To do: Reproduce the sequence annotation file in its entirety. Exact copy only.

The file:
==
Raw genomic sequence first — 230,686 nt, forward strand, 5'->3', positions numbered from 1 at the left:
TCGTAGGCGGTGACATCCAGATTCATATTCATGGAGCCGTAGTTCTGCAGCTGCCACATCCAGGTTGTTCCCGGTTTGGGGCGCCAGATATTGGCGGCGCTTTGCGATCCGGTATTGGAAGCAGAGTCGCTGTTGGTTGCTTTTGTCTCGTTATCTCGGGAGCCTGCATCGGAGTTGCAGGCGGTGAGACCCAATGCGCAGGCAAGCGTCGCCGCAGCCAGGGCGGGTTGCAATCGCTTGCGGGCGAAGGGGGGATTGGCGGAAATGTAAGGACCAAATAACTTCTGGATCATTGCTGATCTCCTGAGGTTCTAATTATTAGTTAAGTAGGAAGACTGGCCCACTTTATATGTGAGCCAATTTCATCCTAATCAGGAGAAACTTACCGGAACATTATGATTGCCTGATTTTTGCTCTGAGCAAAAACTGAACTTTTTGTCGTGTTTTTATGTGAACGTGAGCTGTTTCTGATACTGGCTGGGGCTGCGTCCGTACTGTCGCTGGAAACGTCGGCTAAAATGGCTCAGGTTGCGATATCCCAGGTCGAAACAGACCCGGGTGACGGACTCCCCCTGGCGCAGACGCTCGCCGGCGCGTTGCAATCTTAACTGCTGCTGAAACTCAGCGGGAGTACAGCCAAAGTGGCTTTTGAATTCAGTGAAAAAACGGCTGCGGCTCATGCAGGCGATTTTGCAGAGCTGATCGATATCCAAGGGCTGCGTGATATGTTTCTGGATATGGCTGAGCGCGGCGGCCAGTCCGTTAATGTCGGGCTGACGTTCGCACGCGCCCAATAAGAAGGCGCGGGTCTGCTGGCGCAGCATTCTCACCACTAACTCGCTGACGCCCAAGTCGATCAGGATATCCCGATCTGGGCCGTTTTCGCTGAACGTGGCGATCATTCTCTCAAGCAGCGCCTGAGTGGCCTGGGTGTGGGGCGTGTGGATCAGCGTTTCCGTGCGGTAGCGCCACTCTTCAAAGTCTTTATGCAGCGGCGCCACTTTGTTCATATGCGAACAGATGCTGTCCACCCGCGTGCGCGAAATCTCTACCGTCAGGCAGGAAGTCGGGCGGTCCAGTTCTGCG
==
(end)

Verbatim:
Raw genomic sequence first — 230,686 nt, forward strand, 5'->3', positions numbered from 1 at the left:
TCGTAGGCGGTGACATCCAGATTCATATTCATGGAGCCGTAGTTCTGCAGCTGCCACATCCAGGTTGTTCCCGGTTTGGGGCGCCAGATATTGGCGGCGCTTTGCGATCCGGTATTGGAAGCAGAGTCGCTGTTGGTTGCTTTTGTCTCGTTATCTCGGGAGCCTGCATCGGAGTTGCAGGCGGTGAGACCCAATGCGCAGGCAAGCGTCGCCGCAGCCAGGGCGGGTTGCAATCGCTTGCGGGCGAAGGGGGGATTGGCGGAAATGTAAGGACCAAATAACTTCTGGATCATTGCTGATCTCCTGAGGTTCTAATTATTAGTTAAGTAGGAAGACTGGCCCACTTTATATGTGAGCCAATTTCATCCTAATCAGGAGAAACTTACCGGAACATTATGATTGCCTGATTTTTGCTCTGAGCAAAAACTGAACTTTTTGTCGTGTTTTTATGTGAACGTGAGCTGTTTCTGATACTGGCTGGGGCTGCGTCCGTACTGTCGCTGGAAACGTCGGCTAAAATGGCTCAGGTTGCGATATCCCAGGTCGAAACAGACCCGGGTGACGGACTCCCCCTGGCGCAGACGCTCGCCGGCGCGTTGCAATCTTAACTGCTGCTGAAACTCAGCGGGAGTACAGCCAAAGTGGCTTTTGAATTCAGTGAAAAAACGGCTGCGGCTCATGCAGGCGATTTTGCAGAGCTGATCGATATCCAAGGGCTGCGTGATATGTTTCTGGATATGGCTGAGCGCGGCGGCCAGTCCGTTAATGTCGGGCTGACGTTCGCACGCGCCCAATAAGAAGGCGCGGGTCTGCTGGCGCAGCATTCTCACCACTAACTCGCTGACGCCCAAGTCGATCAGGATATCCCGATCTGGGCCGTTTTCGCTGAACGTGGCGATCATTCTCTCAAGCAGCGCCTGAGTGGCCTGGGTGTGGGGCGTGTGGATCAGCGTTTCCGTGCGGTAGCGCCACTCTTCAAAGTCTTTATGCAGCGGCGCCACTTTGTTCATATGCGAACAGATGCTGTCCACCCGCGTGCGCGAAATCTCTACCGTCAGGCAGGAAGTCGGGCGGTCCAGTTCTGCG